I love sewing knit fabrics, but I know this task can be a bit scary, especially if you don't have a serger at home. Luckily, you can sew knits without serger and get great results! In this article, we will talk about 5 ways how you can sew knits at home using only domestic sewing machine, no serger needed!
This post is created in partnership with Mettler - manufacturer of high quality threads.
Founded in 1883 in Switzerland, Mettler has been a part of Amann group since 1988. Mettler threads are known for their high quality and broad range of colours, surface finishes, looks and effects. No matter what needlework project you are working on - sewing, quilting, embroidery or overlocking - Mettler will have the right thread for you!
Now let's dive into ways how to sew knits at home without serger.
Click screen below to watch detailed YouTube video, or scroll to read all 5 ways how to sew knits on domestic sewing machine.
5 ways how to sew knits without serger
Method No.1: sewing with elastic thread.
This method as simple as it gets: on your sewing machine, switch standard all-purpose sewing thread to elastic sewing thread (like Mettler Seraflex) and sew with standard straight stitch, that's it!
Mettler Seraflex elastic thread is created using innovative raw material PTT. Thanks to this material, thread has more elasticity than standard sewing thread and allows to stretch thread up to 65%. Use Seraflex as top and bobbin thread, release thread tension and sew using straight stitch - your seams will be elastic thanks to elasticity of the thread!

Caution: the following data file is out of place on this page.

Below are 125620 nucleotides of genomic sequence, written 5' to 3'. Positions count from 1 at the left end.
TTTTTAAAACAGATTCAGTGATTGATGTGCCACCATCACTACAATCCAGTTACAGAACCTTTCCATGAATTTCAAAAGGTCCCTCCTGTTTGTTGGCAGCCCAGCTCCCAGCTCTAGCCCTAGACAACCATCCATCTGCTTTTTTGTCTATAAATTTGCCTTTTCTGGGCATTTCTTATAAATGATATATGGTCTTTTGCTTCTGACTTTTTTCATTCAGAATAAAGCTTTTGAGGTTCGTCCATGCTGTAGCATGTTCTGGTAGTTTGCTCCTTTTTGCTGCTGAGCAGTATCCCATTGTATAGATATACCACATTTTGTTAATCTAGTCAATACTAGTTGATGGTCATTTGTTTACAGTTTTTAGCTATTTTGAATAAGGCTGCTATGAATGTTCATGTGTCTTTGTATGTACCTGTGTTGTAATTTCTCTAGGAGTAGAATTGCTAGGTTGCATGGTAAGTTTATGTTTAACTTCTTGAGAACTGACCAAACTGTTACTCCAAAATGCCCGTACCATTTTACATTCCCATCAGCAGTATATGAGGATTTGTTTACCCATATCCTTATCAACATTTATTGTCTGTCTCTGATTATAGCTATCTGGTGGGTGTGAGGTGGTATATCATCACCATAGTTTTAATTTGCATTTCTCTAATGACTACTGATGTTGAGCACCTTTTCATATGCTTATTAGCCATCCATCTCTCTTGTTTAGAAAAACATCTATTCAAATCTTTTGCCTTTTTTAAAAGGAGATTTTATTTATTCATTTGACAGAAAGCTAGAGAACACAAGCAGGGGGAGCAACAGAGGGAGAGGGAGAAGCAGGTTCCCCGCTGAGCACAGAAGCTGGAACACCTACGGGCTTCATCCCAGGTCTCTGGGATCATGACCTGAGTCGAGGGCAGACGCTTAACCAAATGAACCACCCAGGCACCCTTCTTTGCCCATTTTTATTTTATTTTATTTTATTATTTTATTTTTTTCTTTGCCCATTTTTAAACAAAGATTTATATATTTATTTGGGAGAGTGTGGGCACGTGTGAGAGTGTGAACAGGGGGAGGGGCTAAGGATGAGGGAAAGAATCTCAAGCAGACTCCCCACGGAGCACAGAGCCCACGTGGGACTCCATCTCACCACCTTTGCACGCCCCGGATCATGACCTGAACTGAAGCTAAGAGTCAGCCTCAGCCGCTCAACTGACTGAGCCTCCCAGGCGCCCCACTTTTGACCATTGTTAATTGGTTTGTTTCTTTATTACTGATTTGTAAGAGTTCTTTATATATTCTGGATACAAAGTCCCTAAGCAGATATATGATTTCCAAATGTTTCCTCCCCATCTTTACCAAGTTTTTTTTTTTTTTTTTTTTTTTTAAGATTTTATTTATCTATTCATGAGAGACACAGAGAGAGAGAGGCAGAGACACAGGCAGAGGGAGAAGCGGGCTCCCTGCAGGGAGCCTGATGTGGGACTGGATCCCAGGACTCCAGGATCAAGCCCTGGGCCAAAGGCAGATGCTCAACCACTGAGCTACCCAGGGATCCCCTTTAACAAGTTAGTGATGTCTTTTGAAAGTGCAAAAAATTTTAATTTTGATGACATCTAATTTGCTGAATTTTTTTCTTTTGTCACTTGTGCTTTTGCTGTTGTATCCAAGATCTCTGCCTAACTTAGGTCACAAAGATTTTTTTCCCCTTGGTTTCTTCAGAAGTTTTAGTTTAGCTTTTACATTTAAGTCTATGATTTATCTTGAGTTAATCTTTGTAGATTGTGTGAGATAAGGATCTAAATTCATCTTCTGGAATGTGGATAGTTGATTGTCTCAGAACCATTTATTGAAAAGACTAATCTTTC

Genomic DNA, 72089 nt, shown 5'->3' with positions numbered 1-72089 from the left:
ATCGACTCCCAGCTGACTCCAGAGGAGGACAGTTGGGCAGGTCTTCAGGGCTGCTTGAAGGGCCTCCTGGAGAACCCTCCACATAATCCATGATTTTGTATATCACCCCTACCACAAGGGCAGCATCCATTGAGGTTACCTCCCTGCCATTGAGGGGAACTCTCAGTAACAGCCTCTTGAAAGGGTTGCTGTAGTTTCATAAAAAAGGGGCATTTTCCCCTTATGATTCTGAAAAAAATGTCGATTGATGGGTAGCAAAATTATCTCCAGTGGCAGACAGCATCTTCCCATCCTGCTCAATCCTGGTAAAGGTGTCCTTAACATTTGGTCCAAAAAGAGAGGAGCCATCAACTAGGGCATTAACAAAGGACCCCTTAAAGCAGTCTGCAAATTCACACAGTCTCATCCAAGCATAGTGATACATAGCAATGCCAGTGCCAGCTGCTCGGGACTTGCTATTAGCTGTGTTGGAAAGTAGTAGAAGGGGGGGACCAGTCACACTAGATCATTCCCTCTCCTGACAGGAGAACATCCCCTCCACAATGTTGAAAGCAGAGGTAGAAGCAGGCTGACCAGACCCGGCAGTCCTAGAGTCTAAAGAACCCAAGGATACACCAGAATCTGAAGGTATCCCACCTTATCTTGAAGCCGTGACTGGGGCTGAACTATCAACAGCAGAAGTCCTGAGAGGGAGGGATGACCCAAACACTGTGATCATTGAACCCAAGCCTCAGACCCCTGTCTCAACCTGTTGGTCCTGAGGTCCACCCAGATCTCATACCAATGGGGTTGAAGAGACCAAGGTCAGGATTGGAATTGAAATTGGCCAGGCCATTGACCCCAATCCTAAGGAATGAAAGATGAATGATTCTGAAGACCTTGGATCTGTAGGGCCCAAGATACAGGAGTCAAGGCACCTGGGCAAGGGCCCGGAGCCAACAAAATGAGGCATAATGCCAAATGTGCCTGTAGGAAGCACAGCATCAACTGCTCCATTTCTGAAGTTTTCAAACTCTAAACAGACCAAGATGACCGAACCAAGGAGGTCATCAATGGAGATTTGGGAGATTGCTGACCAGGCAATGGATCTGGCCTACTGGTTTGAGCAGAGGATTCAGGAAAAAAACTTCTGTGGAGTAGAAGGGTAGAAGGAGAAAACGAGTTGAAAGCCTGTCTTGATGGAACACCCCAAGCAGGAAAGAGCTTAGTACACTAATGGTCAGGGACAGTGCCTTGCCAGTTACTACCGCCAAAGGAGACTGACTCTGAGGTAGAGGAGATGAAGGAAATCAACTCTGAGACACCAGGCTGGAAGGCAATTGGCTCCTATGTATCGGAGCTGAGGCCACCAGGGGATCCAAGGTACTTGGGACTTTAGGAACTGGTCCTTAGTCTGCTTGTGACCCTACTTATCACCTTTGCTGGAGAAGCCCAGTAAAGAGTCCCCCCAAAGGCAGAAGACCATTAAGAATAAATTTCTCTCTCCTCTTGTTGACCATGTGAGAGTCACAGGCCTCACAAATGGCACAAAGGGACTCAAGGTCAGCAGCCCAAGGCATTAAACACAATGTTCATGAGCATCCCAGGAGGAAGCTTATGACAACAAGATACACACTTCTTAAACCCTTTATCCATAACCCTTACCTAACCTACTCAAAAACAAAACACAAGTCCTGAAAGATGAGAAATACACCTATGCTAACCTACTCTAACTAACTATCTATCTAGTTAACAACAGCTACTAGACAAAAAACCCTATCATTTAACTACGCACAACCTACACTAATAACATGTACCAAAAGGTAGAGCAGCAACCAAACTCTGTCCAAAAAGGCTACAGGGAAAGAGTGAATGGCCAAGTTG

Even though I do have a serger, I like using this method, as it allows me to use a variety of different finishes using standard straight stitch: from rolled hem, elastic binding, to even making French seam on fine knits!
Mettler Seraflex can be used to sew women's, men's or children's clothing, sportswear, as well as for underwear and lingerie. This thread comes in 72 colors and even in 4-color thread set, which would make a cute gift idea.
Method No.2: stretch fabric and sew with straight stitch.
Prior to using elastic sewing thread, this was my favourite method how to sew knits on my industrial straight stitch machine. The idea is very simple: stretch fabric, keep it stretched and sew with straight stitch. Once seam is finished and fabric is released, the stitches 'shrink' along with the fabric. Next time when you stretch the fabric, stitches stretch back to their initial length and seam does not break.
With the method, there are a few things worth knowing: 1) try to stretch fabric equal amount when you sew, so that the seam has same elasticity all around; 2) once fabric is released, it might be a bit wavy, however this will be easily solved by pressing and steaming it.
Method No.3: sew using twin needle.
Twin needle is a great substitute for coverlock machine for home use, especially when it comes to sewing elastic hems. Twin needle is threaded using two threads at the top and when you sew a seam using twin needle, you get two rows of stitches on the outside of the garment and zigzag on the inside - thanks to that zigzag, the seam is elastic.
Method No.4: sewing using zigzag stitch.
This method is commonly used among home sewists, as zigzag - thanks to the 'V' shape stitch - creates an elastic seam. To sew knits using this method, there are a few things to note: 1) use narrow zigzag stitch, as wider stitches may result in seam visible on the garment outside; 2) use a longer stitch than your usual stitch (most common stitch length is 2.5mm, to sew knits using zigzag, you should use 3mm or a bit longer stitch).
Method No.5: sewing using elastic stitches.
Depending on your sewing machine model, it may have elastic stitch option. Elastic stitches are standard stitch variations, that create stretch seams: for example, when sewing with elastic straight stitch, the machine is repeat each stitch 3 times before moving on the next stitch, thus creating elastic seam. For this method, it's worth noting that seam will take longer time to produce (as it will be doing each stitch 3 times) and it may not work well with all types of knits (speaking from experience here!).
I hope you enjoyed learning about these 5 ways how to sew knits without serger and it will encourage you to try this comfortable type of fabric!